In The Clean Power Plan: Issues to Watch,  I wrote a short essay identifying and explaining a number of environmental justice issues raised by the proposal. The final Clean Power Plan’s preamble recognizes the importance of this issue, devoting a major section to “Community and Environmental Justice Considerations.”  EPA has also created a Clean Power Plan Community Page devoted to addressing the impacts of the rule on overburdened communities. 

A first key issue is the degree to which the plan achieves large aggregate reductions in co-pollutants, a function of the plan’s stringency.  A second key issue concerns classic environmental justice: the degree to which the plan distributes reductions where they are most needed and provides vulnerable communities with meaningful participatory opportunities.  A third key issue is the degree to which low-income and disadvantaged communities avoid the costs and reap the benefits from a clean energy transition. In this post, I’ll take a look at the first of these issues, and tackle the other two and draw some conclusions in subsequent posts tomorrow and Monday.

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Fairness and Equity Are Also American Values

The New Push to Protect American Workers from the Conditions of the Marketplace 

In 1873, when Mark Twain and Charles Dudley Warner published their book, The Gilded Age, they satirized the greed, political corruption, and skewed distribution of wealth that pervaded the United States at the time. As during Twain’s time, most of the wealth generated in this country in recent decades has gone only to the very wealthiest among us. For Americans who work for a minimum wage, there has not been a raise for decades, even though inflation has worn away their buying power. Recently we have seen a national movement to raise the minimum wage, but it is not the only issue that the nation must face if it is to address the plight of workers in this economy.  

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Criminally Negligent Construction Company Owner and Project Manager Sentenced Two Years in Prison for Fatal Trench Collapse

Raul Zapata Mercado, a husband and father of three, was killed on January 28, 2012 when a 12-foot trench collapsed on him while he was working at a U.S. Sino Investments Inc. construction site in Milpitas, California.

More than three years after the fatal collapse, in May 2015, the construction company owner, Richard Liu, and the project manager, Dan Luo, were convicted of involuntary manslaughter—in other words, even though they didn’t act maliciously to kill Mercado, they are responsible for unintentionally killing him because their complete disregard for worker safety was so negligent that it rose to the level of a criminal act. Luo was also convicted of three counts of felony labor code violations for violating a safety order and causing a workers death. And on Friday, July 31, both men were sentenced to two years in prison as punishment for committing involuntary manslaughter. This is big news. Criminal charges are far too rare for company owners and executives whose misconduct causes workers to be seriously injured or killed on the job.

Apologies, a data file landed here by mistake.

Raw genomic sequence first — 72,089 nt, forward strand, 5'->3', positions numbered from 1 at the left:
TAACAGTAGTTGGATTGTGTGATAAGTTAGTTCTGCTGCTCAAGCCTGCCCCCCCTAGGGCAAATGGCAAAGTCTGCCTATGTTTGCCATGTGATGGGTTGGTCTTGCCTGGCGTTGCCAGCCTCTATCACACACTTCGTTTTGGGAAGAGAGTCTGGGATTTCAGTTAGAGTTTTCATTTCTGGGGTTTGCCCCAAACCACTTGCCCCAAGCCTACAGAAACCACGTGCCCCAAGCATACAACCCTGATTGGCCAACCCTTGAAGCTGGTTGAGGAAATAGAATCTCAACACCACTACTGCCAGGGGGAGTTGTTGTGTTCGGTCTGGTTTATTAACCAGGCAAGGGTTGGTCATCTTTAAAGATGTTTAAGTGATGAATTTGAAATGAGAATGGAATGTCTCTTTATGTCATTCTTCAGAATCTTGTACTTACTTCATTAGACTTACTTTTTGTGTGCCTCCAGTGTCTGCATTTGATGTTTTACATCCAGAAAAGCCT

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New Research Affirms That Corporate Interest Lobbying at OIRA Holds Sway

When asked by a reporter why he robbed banks, the notorious bank robber Willie Sutton is said to have responded, “Because that’s where the money is.”  For decades, the accepted conventional wisdom held that a similar dynamic motivated legions of industry lobbyists to parade through the front door at the White House Office of Information and Regulatory Affairs (OIRA).  Why—one might ask—does industry spend so much time complaining to OIRA’s political appointees and staff-level economists about rules they find inconvenient to their bottom line?  Because, like CPR has been saying for many years in reports, apparently that’s where the regulatory relief is to be had.

In 2011, we released a ground-breaking report that sought to move beyond mere intuition and confirm with actual data the degree to which industry was able to wield its outsized influence to secure favorable deregulatory changes to agencies’ pending rulemakings.  

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How Does the Clean Power Plan Measure Up?

Against intense pressure from the coal industry to tie Americans to dirty fuels forever, the Obama administration has surged forward in the battle to fight climate change. The Clean Power Plan rule, released today by the EPA, promises serious cuts in greenhouse gas emissions, while giving states the flexibility and incentives they need to reduce pollution, keep the grid humming, and save consumers money. The challenge, as EPA Administrator Gina McCarthy put it, was “wicked hard.”  But polls show Americans want action on climate change.

Last week, CPR Scholars released a white paper on a number of key issues to watch on the Plan, offering insights on what to look for and on how states could implement it. Some of the key questions the report raises are included below with my reactions after reading the final rule for the first time. This is the beginning of an on-going discussion. CPR Scholars will continue to monitor the implementation of this rule and will closely examine the final rule’s implications for both states and citizens alike.